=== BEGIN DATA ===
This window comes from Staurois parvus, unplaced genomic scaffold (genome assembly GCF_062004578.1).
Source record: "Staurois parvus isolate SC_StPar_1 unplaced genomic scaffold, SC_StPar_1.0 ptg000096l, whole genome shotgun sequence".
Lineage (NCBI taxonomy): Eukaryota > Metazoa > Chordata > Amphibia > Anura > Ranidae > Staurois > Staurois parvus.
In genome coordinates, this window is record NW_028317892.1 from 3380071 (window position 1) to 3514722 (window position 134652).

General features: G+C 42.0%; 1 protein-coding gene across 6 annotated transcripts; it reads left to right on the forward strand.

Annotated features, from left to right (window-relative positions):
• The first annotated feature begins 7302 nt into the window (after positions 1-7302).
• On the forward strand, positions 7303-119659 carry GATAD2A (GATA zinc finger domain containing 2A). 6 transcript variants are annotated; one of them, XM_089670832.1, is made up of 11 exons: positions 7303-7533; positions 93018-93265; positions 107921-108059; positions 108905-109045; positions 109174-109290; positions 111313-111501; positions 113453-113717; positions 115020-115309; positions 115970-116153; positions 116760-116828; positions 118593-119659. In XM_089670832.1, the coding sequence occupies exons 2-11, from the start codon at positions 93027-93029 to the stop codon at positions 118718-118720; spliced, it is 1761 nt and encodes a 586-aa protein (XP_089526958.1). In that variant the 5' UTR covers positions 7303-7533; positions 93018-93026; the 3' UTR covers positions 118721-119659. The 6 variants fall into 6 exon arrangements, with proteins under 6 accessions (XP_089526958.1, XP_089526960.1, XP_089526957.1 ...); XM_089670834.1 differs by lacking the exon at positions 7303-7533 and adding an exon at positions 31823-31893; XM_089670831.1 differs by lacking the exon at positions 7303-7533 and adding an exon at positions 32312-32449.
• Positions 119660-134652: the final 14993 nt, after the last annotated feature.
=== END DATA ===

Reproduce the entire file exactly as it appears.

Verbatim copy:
This window comes from Staurois parvus, unplaced genomic scaffold (genome assembly GCF_062004578.1).
Source record: "Staurois parvus isolate SC_StPar_1 unplaced genomic scaffold, SC_StPar_1.0 ptg000096l, whole genome shotgun sequence".
Lineage (NCBI taxonomy): Eukaryota > Metazoa > Chordata > Amphibia > Anura > Ranidae > Staurois > Staurois parvus.
In genome coordinates, this window is record NW_028317892.1 from 3380071 (window position 1) to 3514722 (window position 134652).

General features: G+C 42.0%; 1 protein-coding gene across 6 annotated transcripts; it reads left to right on the forward strand.

Annotated features, from left to right (window-relative positions):
• The first annotated feature begins 7302 nt into the window (after positions 1-7302).
• On the forward strand, positions 7303-119659 carry GATAD2A (GATA zinc finger domain containing 2A). 6 transcript variants are annotated; one of them, XM_089670832.1, is made up of 11 exons: positions 7303-7533; positions 93018-93265; positions 107921-108059; positions 108905-109045; positions 109174-109290; positions 111313-111501; positions 113453-113717; positions 115020-115309; positions 115970-116153; positions 116760-116828; positions 118593-119659. In XM_089670832.1, the coding sequence occupies exons 2-11, from the start codon at positions 93027-93029 to the stop codon at positions 118718-118720; spliced, it is 1761 nt and encodes a 586-aa protein (XP_089526958.1). In that variant the 5' UTR covers positions 7303-7533; positions 93018-93026; the 3' UTR covers positions 118721-119659. The 6 variants fall into 6 exon arrangements, with proteins under 6 accessions (XP_089526958.1, XP_089526960.1, XP_089526957.1 ...); XM_089670834.1 differs by lacking the exon at positions 7303-7533 and adding an exon at positions 31823-31893; XM_089670831.1 differs by lacking the exon at positions 7303-7533 and adding an exon at positions 32312-32449.
• Positions 119660-134652: the final 14993 nt, after the last annotated feature.